A team of researchers from RMIT University have uncovered a new technique to make atomically thin flakes of different materials, a process that could lead to faster, more efficient electronics.
In this method, certain metals are dissolved in liquid metal. Then, the resulting super-thin oxide layer is peeled off and can be used for various purposes. While it has not been extensively tested yet, the technique is predicted to work on roughly one-third of the periodic table.
As a proof of concept, scientists have used the method to create hafnium oxide with a thickness of just three atoms. That is roughly five to ten times thinner than hafnium oxide layers produced with other techniques. To get that thinness, researchers worked with the material for 18 long months.
“Here we found an extraordinary, yet very simple method to create atomically thin flakes of materials that don’t naturally exist as layered structures,” said study co-author Dr Torben Daeneke, a researcher at RMIT’s School of Engineering, according to Gizmodo Australia.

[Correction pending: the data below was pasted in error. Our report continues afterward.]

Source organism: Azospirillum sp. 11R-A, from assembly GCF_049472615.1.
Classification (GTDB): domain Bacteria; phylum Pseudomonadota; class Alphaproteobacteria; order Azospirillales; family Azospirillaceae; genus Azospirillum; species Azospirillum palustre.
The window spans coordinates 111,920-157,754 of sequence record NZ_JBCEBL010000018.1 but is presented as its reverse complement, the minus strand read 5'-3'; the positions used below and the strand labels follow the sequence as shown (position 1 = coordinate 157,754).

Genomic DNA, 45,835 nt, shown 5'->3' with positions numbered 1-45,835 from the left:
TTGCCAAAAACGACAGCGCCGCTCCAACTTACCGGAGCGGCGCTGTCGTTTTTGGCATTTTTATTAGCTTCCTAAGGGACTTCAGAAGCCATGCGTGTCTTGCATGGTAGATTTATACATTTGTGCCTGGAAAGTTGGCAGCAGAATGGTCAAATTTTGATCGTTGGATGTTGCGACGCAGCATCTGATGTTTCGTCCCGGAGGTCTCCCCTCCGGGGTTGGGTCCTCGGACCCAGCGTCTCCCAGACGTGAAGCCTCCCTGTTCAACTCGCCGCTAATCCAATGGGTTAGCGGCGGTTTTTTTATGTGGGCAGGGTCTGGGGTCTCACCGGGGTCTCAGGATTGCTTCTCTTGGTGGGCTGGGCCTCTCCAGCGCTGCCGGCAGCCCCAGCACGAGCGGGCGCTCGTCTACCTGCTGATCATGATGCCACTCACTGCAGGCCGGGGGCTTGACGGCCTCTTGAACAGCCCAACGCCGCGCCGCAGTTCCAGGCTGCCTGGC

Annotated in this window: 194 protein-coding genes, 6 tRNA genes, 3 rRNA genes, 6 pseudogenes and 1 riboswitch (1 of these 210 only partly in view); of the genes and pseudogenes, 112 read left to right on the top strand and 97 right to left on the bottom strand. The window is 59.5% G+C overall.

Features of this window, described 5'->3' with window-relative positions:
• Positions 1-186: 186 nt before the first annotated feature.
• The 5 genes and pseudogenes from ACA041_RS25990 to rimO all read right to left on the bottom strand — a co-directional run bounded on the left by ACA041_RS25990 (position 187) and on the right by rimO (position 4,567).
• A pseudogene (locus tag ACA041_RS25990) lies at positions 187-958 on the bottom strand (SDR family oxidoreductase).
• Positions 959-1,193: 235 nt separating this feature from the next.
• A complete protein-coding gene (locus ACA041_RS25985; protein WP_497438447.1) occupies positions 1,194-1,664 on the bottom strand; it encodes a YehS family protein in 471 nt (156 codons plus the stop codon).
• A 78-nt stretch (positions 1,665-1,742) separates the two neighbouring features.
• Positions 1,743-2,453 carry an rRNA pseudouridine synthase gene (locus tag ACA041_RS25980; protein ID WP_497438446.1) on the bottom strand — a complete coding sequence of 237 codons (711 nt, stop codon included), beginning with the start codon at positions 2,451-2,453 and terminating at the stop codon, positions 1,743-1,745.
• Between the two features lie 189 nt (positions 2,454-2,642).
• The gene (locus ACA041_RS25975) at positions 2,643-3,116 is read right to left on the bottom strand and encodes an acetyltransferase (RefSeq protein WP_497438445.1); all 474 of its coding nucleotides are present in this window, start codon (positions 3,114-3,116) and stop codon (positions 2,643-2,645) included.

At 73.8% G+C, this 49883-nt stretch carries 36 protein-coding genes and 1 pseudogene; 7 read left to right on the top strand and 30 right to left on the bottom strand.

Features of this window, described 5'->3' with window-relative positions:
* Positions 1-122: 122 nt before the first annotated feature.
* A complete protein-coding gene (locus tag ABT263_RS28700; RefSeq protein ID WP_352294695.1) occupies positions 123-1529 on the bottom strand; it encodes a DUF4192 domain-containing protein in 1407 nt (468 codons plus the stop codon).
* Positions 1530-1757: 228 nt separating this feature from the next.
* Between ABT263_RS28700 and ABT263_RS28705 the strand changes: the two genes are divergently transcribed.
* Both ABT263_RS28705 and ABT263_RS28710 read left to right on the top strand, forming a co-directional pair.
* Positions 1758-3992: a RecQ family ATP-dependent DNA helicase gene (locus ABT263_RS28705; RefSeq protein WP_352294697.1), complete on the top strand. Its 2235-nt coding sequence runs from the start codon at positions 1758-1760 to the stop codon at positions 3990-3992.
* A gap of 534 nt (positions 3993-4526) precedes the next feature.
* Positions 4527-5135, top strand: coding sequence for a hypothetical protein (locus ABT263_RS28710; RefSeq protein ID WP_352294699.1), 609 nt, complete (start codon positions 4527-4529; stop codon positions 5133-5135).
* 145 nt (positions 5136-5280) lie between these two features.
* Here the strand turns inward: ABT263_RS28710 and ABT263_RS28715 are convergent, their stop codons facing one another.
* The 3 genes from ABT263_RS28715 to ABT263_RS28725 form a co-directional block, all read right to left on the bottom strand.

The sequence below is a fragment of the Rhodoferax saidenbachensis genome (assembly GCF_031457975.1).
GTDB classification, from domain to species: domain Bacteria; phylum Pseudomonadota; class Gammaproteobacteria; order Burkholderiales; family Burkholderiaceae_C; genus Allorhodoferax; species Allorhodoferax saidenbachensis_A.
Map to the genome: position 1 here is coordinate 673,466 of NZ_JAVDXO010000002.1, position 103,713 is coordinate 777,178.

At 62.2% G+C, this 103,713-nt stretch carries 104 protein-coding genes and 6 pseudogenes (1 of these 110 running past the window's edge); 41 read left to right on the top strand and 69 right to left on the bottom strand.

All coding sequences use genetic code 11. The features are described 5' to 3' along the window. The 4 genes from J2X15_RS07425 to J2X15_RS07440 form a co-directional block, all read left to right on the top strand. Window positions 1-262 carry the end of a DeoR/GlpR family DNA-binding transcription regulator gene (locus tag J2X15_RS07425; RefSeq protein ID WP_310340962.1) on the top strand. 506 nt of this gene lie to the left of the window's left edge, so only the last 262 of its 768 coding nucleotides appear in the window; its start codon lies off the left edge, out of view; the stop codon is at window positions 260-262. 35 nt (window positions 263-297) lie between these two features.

To do this, scientists use non-toxic alloys of gallium — a metal similar to aluminum — as a reaction medium to cover the surface of the liquid metal with atomically thin oxide layers of the added metal rather than the naturally occurring gallium oxide. Then, they exfoliate the oxide layer by touching the liquid metal with a smooth surface. Not only that but, as gallium alloy is liquid at room temperature, the process can be done safely at ambient conditions.
The new research is important because it could help scientists create semiconducting and dielectric components. Both of those are key for a lot of current technology. By making such components extremely thin, the team may be able to create stronger, more energy efficient electronics. The products could have applications in devices like batteries as well.
“The most important outcome of our work is that we introduce liquid metals as a reaction solvent which opens the door to a whole new type of chemistry,” added Daeneke, according to Yahoo News.
The recent findings are outlined in the journal Science.